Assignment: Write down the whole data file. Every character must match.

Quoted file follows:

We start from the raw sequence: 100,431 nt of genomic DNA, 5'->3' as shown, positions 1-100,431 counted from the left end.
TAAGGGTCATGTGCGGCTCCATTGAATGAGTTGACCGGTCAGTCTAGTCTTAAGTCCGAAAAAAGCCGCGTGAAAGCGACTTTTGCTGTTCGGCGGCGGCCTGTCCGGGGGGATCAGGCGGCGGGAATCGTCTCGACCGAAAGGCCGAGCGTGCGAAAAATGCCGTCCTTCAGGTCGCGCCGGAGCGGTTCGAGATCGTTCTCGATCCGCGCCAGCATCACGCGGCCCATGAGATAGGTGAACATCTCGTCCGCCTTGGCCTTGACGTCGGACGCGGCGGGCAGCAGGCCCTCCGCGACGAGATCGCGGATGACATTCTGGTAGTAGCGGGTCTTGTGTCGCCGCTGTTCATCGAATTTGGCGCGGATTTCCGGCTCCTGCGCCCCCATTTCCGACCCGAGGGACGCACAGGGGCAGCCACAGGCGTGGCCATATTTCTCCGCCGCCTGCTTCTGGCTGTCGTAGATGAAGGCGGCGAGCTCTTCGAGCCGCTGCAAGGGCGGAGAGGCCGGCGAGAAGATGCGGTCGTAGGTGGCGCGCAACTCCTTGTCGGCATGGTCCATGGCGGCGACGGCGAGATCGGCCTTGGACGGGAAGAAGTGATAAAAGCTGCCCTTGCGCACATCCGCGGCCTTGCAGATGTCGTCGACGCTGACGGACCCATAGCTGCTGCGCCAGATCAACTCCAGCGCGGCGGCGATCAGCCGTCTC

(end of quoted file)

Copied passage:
We start from the raw sequence: 100,431 nt of genomic DNA, 5'->3' as shown, positions 1-100,431 counted from the left end.
TAAGGGTCATGTGCGGCTCCATTGAATGAGTTGACCGGTCAGTCTAGTCTTAAGTCCGAAAAAAGCCGCGTGAAAGCGACTTTTGCTGTTCGGCGGCGGCCTGTCCGGGGGGATCAGGCGGCGGGAATCGTCTCGACCGAAAGGCCGAGCGTGCGAAAAATGCCGTCCTTCAGGTCGCGCCGGAGCGGTTCGAGATCGTTCTCGATCCGCGCCAGCATCACGCGGCCCATGAGATAGGTGAACATCTCGTCCGCCTTGGCCTTGACGTCGGACGCGGCGGGCAGCAGGCCCTCCGCGACGAGATCGCGGATGACATTCTGGTAGTAGCGGGTCTTGTGTCGCCGCTGTTCATCGAATTTGGCGCGGATTTCCGGCTCCTGCGCCCCCATTTCCGACCCGAGGGACGCACAGGGGCAGCCACAGGCGTGGCCATATTTCTCCGCCGCCTGCTTCTGGCTGTCGTAGATGAAGGCGGCGAGCTCTTCGAGCCGCTGCAAGGGCGGAGAGGCCGGCGAGAAGATGCGGTCGTAGGTGGCGCGCAACTCCTTGTCGGCATGGTCCATGGCGGCGACGGCGAGATCGGCCTTGGACGGGAAGAAGTGATAAAAGCTGCCCTTGCGCACATCCGCGGCCTTGCAGATGTCGTCGACGCTGACGGACCCATAGCTGCTGCGCCAGATCAACTCCAGCGCGGCGGCGATCAGCCGTCTC